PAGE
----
Rent Shop Volunteer Join

Q. Who is Mr. Smarty Plants?

A: There are those who suspect Wildflower Center volunteers are the culpable and capable culprits. Yet, others think staff members play some, albeit small, role. You can torture us with your plant questions, but we will never reveal the Green Guru's secret identity.

Help us grow by giving to the Plant Database Fund or by becoming a member

Did you know you can access the Native Plant Information Network with your web-enabled smartphone?

Share

Ask Mr. Smarty Plants

Ask Mr. Smarty Plants is a free service provided by the staff and volunteers at the Lady Bird Johnson Wildflower Center.

Search Smarty Plants
See a list of all Smarty Plants questions

Please forgive us, but Mr. Smarty Plants has been overwhelmed by a flood of mail and must take a break for awhile to catch up. We hope to be accepting new questions again soon. Thank you!

Need help with plant identification, visit the plant identification page.

 
rate this answer
Not Yet Rated

Sunday - November 07, 2010

From: Austin, TX
Region: Southwest
Topic: Trees
Title: Small flowering tree for cemetery in TX
Answered by: Anne Bossart

QUESTION:

I am looking for a native large shrub or small tree to plant at a cemetery in Pflugerville, TX, preferable something with flowers. I need something that won't have a large root system that would disturb caskets or tombstone. Would an anacacho orchid be a good choice? If not, what would you suggest.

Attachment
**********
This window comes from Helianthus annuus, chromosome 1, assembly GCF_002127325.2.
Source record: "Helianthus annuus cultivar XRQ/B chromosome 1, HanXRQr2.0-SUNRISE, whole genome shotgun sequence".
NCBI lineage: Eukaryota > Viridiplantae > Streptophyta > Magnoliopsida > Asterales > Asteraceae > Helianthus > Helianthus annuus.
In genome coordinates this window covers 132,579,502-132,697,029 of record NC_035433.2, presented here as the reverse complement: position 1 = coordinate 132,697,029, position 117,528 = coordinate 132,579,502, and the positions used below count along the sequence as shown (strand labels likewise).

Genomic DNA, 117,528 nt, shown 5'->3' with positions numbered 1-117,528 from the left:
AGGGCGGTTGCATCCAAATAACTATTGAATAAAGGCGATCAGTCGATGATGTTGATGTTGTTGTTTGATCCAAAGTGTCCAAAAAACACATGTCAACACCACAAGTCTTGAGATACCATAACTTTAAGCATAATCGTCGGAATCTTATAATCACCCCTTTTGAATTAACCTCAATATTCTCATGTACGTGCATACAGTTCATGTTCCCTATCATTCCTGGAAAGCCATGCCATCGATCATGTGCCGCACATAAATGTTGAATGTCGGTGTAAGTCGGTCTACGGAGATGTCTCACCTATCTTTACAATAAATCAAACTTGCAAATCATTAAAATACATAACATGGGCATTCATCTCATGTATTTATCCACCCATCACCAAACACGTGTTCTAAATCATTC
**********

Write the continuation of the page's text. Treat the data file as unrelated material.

ANSWER:

According to our Native Plant Database, Texas is the only US state where  Bauhinia lunarioides (Anacacho orchid tree) is native and it will grow to  height of 6-12 feet at maturity.

It seems to me, that it would be a fitting tribute and a suitable plant in a Texas cemetery.  It has a graceful form and delicate leaves.  It flowers generously in spring and then sporadically thorughout the rest of the growing season (there is one at the Wildflower Center that has blooms on it now).

Seeing as the tree is relatively small and root systems are in balance with the tree they must support,  there is no need for concern about the roots; assuming you have verified that planting trees in the cemetery is permitted. 

Despite its delicate appearance, it is a tough little tree.  It will need to be watered until it is established but do not fertilize it.


Bauhinia lunarioides


Bauhinia lunarioides

 

 

 

 

 

 

More Trees Questions

Will a Norfolk pine survive winter in Houston
May 29, 2008 - If I transplant a Norfolk pine in the summer, or when is the best time, will it survive the winter growing in Houston Tx? Can you give me some suggestions for fast growing vines facing the front of my...
view the full question and answer

Small tree for container near pool in Houston
June 24, 2010 - Can you recommend a small tree that I can grow in a pot for shade? Looking for minimal mess because it will be near the pool. How big should the pot be?
view the full question and answer

Chlorosis in sycamore in Kyle TX
August 04, 2011 - I'm trying to assist an elderly neighbor of mine with a plant issue. We have designated street trees in this community, our street being a Sycamore. The previous foreman out here called it a Mexica...
view the full question and answer

Daily water absorption of live oak from soil
December 04, 2003 - How much water does the live oak absorb from the soil per day?
view the full question and answer

Care for indoor Lemon Cypress
November 30, 2008 - How do I care for an indoor Lemon Cypress tree?
view the full question and answer

Support the Wildflower Center by Donating Online or Becoming a Member today.